Branch by branch and limb by limb, a crew from Summit Tree Service cut down the old red oak in front of Spring Lake Intermediate School on Wednesday. By mid-afternoon, all that remained was a trunk. By late afternoon, no part of the tree remained standing.
There were no spectators and no fond farewells — just the buzz of chain saws; the thumping of massive logs falling onto asphalt below; and the whirring, pulsating hum of a machine mincing branches and logs into tiny, tattered shreds.
Spring Lake Village resident Tim Fuller drove through the Spring Lake Middle School parking lot as the tree was partway down. He stopped for a moment to watch.
“It's too bad this had to happen, but it was dying,” he said. “It would be dangerous to have with kids running around the school. But it's just too bad.”
See related photo gallery: “Spring Lake ancient oak tree cut down.”
Marley Fogel, 16, and Alyssa Fogel, 12, said they don't consider losing the tree a big loss.
“I think it's a good thing, but I don't think it's a big deal to take it down,” said Marley, a Spring Lake High School junior.
Her sister agreed.
“I think it will be nice to have the tree down because it won’t take up so much space,” said Alyssa, a Spring Lake Middle School seventh-grader.
The tree became endangered when the Spring Lake Public Schools’ plans surfaced in 2015 for a new drop-off lane at the intermediate school. Tree experts warned that construction may damage the tree’s root system and more asphalt would rob it of water and nutrients that it needed to survive.
Residents rallied around the tree and, after much community discussion, Spring Lake Village Council decided to give the tree a chance rather than remove it prior to the construction.
After three more-recent arborist studies, it became clear the tree was slowly dying. Its leaves became more sparse and dead limbs more plentiful.
Reluctantly, Village Council voted to remove the tree, because experts predicted it could become a hazard for humans.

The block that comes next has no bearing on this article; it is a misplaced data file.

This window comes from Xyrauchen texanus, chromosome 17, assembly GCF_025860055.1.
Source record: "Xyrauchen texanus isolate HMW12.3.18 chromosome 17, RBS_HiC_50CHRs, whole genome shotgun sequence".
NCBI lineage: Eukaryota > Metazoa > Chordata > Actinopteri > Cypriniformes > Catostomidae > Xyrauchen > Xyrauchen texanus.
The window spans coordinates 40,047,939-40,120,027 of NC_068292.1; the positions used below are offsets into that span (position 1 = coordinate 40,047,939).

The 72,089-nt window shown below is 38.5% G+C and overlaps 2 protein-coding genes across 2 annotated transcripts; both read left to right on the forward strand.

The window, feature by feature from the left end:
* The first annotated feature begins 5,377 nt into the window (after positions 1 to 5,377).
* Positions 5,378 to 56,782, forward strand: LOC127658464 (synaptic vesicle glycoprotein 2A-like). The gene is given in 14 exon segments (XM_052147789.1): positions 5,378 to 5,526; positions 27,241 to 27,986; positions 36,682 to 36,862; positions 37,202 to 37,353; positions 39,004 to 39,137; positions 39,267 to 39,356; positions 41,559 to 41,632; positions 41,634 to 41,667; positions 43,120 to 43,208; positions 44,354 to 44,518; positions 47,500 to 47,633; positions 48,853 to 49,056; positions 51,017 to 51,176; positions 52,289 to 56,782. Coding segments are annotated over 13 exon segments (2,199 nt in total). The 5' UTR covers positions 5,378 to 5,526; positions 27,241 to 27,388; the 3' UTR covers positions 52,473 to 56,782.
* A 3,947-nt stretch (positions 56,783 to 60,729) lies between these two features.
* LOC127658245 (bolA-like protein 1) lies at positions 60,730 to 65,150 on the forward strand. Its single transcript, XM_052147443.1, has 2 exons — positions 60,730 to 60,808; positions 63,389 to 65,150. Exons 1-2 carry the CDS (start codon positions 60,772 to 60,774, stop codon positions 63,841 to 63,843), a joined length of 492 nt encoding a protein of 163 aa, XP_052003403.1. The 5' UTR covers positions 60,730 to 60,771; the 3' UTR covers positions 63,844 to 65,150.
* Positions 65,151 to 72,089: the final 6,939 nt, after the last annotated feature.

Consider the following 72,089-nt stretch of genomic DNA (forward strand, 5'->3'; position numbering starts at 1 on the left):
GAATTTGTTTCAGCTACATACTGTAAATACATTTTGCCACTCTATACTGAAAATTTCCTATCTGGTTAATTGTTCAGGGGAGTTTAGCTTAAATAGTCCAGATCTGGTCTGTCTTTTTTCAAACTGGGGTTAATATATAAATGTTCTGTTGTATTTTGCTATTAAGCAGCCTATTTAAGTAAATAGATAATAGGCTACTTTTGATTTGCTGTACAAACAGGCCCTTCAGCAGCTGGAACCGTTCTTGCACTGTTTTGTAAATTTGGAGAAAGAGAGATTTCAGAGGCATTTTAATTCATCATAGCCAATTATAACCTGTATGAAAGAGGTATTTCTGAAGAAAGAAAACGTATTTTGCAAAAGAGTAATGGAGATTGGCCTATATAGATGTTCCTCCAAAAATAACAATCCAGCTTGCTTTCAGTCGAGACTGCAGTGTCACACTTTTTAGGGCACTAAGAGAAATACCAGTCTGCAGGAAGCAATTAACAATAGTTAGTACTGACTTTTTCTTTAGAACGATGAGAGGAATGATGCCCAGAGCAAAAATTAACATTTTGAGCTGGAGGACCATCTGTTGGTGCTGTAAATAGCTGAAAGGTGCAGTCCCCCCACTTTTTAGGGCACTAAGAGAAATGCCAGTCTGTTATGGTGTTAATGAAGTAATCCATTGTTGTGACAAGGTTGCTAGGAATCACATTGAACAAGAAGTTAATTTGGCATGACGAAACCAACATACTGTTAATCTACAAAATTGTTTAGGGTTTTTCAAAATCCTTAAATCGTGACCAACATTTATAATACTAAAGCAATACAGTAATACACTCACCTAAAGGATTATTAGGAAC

Council commissioned local artist Aziza Abbasi to create a 3-by-4-foot painting to memorialize the tree. It will be hung in a yet-to-be-determined prominent community location.
Village Manager Chris Burns visited the site at 4 p.m. Wednesday. “It looks totally different,” she said, looking at all that was left of the tree — a 4.5-foot-diameter stump and large logs.
At its Aug. 13 meeting, the Village Council will hear from a registered forester to learn the cost to dry and mill the lumber from the tree, Burns said.
Council had discussed using some of the larger pieces of wood at a later date to make plaques, tables or even a history slab, showing the tree's rings and what events in history corresponded to that period of growth. But much will depend on cost, according to Burns.
“They'll weigh the cost against how many new trees they could buy,” she said. “We have to be considerate of taxpayer dollars.”
Burns said she's a transplant, so she has no personal memories of the tree, but she said she knows it meant a lot to many people who grew up and attended school in Spring Lake.
“It's a shame to lose any tree this size,” she said. “This tree has seen a lot. But, at the end of the day, safety is paramount. A lot of people pass under this tree every day. I don't think we can put a price on human life.”